That’s what we need to remember here.  Jeremiah 17:9 tells us the heart is deceitful, it cannot be trusted.  I know that left to myself, I haven’t the strength to face the trials and tasks ahead of me. I’m just not strong enough.  I’m not smart enough.  And doggonit, Stuart Smalley, all the daily affirmations in the world will never help me overcome my biggest problem – myself.

Instead of centering on myself I need to find my center in Christ. I need to hear the words again and again, “Be still and know that I am God” (Psalm 46:10).  God is at the center of the universe, I am not.  I don’t just need to empty myself of all my negative thoughts, I need to be filled with the Spirit of Holiness, and only then will I know peace, only then will I have the strength to face the day.  Yes I need to quiet my mind and my heart regularly, frequently, but not to be stilled by the silence of the moment, but to be filled with the Word of God.

This is what prayer does.  While meditation and centering draws you deeper into yourself, prayer draws us back to God, fixes our hearts on Him and on His righteousness, and helps us to see our lives in the light of His word.  In prayer, we begin to see how our motives, our passions, have gone askew, how we have been self-centered rather than God-centered, and prayer reorients us to Him.  Prayer is finding our strength, our foundation, our peace – not in ourselves – but in our union with Christ Jesus.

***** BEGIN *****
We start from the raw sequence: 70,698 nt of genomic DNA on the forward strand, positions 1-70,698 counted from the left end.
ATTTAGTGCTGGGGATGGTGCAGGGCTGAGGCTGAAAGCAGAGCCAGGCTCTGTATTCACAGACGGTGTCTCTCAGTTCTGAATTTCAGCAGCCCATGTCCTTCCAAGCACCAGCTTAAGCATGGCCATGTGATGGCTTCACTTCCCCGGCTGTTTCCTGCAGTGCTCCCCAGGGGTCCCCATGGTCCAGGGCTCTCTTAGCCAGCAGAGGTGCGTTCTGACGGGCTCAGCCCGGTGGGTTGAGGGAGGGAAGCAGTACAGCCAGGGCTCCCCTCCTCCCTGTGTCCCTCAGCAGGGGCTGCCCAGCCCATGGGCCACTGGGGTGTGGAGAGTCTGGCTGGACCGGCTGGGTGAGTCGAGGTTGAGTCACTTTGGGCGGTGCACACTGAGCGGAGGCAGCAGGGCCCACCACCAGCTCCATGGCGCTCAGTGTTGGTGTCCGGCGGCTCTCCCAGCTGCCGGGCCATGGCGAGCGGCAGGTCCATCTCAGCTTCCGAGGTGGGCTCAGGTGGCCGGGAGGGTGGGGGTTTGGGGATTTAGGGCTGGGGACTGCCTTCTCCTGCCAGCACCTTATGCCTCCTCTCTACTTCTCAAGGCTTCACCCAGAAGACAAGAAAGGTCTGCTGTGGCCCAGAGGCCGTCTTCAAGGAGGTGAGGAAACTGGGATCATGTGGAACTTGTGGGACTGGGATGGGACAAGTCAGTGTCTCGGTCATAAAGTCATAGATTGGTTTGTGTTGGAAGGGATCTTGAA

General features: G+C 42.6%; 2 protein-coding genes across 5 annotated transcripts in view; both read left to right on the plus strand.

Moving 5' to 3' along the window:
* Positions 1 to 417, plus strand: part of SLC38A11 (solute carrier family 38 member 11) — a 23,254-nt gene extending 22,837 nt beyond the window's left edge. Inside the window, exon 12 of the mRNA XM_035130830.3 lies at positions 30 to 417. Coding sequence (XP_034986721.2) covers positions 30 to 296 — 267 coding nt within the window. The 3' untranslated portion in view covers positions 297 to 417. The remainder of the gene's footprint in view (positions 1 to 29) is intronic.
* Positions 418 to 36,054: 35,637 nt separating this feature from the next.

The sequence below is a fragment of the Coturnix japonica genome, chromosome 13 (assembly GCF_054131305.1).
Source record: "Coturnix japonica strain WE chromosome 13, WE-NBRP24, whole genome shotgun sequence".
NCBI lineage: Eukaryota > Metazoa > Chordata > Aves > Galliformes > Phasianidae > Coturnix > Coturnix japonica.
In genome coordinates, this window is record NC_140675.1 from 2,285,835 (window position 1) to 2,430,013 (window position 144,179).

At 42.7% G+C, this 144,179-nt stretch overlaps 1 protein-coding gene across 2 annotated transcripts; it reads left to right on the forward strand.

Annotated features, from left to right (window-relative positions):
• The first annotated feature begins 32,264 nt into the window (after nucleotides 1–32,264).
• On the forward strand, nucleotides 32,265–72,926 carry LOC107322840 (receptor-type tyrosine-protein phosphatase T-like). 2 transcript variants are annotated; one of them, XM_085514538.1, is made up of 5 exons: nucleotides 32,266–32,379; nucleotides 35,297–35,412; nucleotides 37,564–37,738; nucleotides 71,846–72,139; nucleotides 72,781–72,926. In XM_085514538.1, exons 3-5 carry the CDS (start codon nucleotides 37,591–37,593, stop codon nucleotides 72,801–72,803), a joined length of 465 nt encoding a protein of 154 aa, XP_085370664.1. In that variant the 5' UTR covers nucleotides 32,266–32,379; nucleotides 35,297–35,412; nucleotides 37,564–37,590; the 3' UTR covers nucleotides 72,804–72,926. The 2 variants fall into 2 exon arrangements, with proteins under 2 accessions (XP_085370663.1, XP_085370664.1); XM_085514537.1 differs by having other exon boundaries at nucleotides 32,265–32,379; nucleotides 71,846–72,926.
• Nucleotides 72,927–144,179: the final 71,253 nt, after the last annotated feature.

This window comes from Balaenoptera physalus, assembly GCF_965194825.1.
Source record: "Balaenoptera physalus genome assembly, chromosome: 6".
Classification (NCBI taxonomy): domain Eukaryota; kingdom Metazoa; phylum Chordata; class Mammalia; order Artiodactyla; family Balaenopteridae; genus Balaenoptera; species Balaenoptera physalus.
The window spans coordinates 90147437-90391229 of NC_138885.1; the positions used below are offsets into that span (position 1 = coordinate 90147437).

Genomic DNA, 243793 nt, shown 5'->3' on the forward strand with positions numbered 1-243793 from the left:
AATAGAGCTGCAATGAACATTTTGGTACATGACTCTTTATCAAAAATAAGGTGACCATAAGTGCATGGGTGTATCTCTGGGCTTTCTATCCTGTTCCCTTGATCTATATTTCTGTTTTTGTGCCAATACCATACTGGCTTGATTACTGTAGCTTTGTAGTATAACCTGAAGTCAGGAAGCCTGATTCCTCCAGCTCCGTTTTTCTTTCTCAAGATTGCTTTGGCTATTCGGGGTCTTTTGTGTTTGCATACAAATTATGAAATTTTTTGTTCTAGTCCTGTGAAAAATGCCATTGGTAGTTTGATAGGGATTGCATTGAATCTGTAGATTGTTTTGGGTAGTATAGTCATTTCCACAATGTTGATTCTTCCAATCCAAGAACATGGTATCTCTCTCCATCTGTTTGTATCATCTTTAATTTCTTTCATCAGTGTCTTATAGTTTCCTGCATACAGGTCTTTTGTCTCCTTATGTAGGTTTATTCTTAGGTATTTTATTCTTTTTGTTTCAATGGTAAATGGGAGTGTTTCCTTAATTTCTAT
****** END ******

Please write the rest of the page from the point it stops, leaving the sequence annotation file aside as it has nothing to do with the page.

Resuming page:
So, indeed, be mindful.  Still yourself, not in the quietness of your own mind, but in the presence of the Holy God. Spend a good portion of your day mindful of your need for the strength that only God can provide, and be mindful of the wonderful love of your blessed Redeemer, Jesus Christ.

Grace and peace,


The Tyranny of the Urgent

“Be still and know that I am God”
(Psalm 46:10)

While in seminary, we young, soon-to-be-pastors were warned of the “Tyranny of the Urgent.”  When there is too much to do and not enough time to do it, when we find ourselves constantly moving from one task to the next, a little like standing on an assembly line, with no end in sight. Have you found yourself saying, “I’ll sleep when I die”?  You might have succumbed to the “Tyranny of the Urgent.”

Charles Hummel wrote of this epidemic:

It is not hard work, but doubt and misgiving that produce anxiety as we review a month or a year and become oppressed by the pile of unfinished tasks.  We sense uneasily that we may have failed to do the important.  The winds of other people’s demands have driven us onto a reef of frustration.
We live in constant tension between the urgent and important.  The problem is that the important tasks rarely have to be done today or even this week.  Extra hours of prayer and Bible study, a visit with that non-Christian friend, careful study of an important book: these projects can wait.  But the urgent tasks call for immediate action – endless demands pressure every hour and day.
The momentary appeal of these tasks seems irresistible and important, and they devour our energy.  But in the light of time’s perspective their deceptive prominence fades; with a sense of loss we recall the important tasks pushed aside.  We realize we’ve become slaves to the tyranny of the urgent.

I have to confess, I have fallen into this trap.  It probably comes as no surprise to those of you who know me well.  Those here in Cherokee probably just heard a thundering “Well, Duh!” coming from my wife.